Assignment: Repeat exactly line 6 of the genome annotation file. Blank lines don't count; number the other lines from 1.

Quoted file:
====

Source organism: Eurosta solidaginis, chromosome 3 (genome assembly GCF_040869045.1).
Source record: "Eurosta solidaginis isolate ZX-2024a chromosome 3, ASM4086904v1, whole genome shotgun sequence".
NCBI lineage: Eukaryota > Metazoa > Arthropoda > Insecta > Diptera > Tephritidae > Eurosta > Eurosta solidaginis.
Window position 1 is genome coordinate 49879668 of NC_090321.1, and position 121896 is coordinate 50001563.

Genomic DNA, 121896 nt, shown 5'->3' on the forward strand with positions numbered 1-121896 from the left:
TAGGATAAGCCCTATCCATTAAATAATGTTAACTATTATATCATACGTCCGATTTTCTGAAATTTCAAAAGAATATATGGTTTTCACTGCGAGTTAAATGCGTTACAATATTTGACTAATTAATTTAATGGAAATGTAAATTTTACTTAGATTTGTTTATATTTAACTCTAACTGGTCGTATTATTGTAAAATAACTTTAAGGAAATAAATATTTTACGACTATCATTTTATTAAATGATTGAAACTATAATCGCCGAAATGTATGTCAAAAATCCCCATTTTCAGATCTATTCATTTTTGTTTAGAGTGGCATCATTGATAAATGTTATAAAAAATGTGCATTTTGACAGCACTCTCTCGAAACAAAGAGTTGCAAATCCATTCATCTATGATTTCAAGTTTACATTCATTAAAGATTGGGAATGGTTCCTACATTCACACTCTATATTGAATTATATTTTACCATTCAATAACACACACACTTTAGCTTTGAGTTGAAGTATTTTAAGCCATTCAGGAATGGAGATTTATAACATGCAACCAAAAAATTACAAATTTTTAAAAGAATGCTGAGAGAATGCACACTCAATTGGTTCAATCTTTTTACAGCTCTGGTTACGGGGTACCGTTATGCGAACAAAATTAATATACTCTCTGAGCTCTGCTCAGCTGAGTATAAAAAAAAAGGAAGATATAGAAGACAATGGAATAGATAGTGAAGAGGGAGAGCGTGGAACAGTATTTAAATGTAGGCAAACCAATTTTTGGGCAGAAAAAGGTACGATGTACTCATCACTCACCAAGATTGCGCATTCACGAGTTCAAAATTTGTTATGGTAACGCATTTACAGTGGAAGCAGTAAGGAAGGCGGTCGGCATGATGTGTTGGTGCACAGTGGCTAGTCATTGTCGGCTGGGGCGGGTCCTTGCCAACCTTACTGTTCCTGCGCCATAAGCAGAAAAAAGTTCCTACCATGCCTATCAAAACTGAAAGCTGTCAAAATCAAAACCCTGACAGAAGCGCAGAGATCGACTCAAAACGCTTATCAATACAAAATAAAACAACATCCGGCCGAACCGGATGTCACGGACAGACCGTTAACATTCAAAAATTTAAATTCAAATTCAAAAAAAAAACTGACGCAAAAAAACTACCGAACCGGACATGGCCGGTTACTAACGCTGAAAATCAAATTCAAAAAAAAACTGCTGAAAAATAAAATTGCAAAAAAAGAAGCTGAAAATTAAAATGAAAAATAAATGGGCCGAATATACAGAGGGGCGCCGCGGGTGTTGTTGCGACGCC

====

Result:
TAGGATAAGCCCTATCCATTAAATAATGTTAACTATTATATCATACGTCCGATTTTCTGAAATTTCAAAAGAATATATGGTTTTCACTGCGAGTTAAATGCGTTACAATATTTGACTAATTAATTTAATGGAAATGTAAATTTTACTTAGATTTGTTTATATTTAACTCTAACTGGTCGTATTATTGTAAAATAACTTTAAGGAAATAAATATTTTACGACTATCATTTTATTAAATGATTGAAACTATAATCGCCGAAATGTATGTCAAAAATCCCCATTTTCAGATCTATTCATTTTTGTTTAGAGTGGCATCATTGATAAATGTTATAAAAAATGTGCATTTTGACAGCACTCTCTCGAAACAAAGAGTTGCAAATCCATTCATCTATGATTTCAAGTTTACATTCATTAAAGATTGGGAATGGTTCCTACATTCACACTCTATATTGAATTATATTTTACCATTCAATAACACACACACTTTAGCTTTGAGTTGAAGTATTTTAAGCCATTCAGGAATGGAGATTTATAACATGCAACCAAAAAATTACAAATTTTTAAAAGAATGCTGAGAGAATGCACACTCAATTGGTTCAATCTTTTTACAGCTCTGGTTACGGGGTACCGTTATGCGAACAAAATTAATATACTCTCTGAGCTCTGCTCAGCTGAGTATAAAAAAAAAGGAAGATATAGAAGACAATGGAATAGATAGTGAAGAGGGAGAGCGTGGAACAGTATTTAAATGTAGGCAAACCAATTTTTGGGCAGAAAAAGGTACGATGTACTCATCACTCACCAAGATTGCGCATTCACGAGTTCAAAATTTGTTATGGTAACGCATTTACAGTGGAAGCAGTAAGGAAGGCGGTCGGCATGATGTGTTGGTGCACAGTGGCTAGTCATTGTCGGCTGGGGCGGGTCCTTGCCAACCTTACTGTTCCTGCGCCATAAGCAGAAAAAAGTTCCTACCATGCCTATCAAAACTGAAAGCTGTCAAAATCAAAACCCTGACAGAAGCGCAGAGATCGACTCAAAACGCTTATCAATACAAAATAAAACAACATCCGGCCGAACCGGATGTCACGGACAGACCGTTAACATTCAAAAATTTAAATTCAAATTCAAAAAAAAAACTGACGCAAAAAAACTACCGAACCGGACATGGCCGGTTACTAACGCTGAAAATCAAATTCAAAAAAAAACTGCTGAAAAATAAAATTGCAAAAAAAGAAGCTGAAAATTAAAATGAAAAATAAATGGGCCGAATATACAGAGGGGCGCCGCGGGTGTTGTTGCGACGCC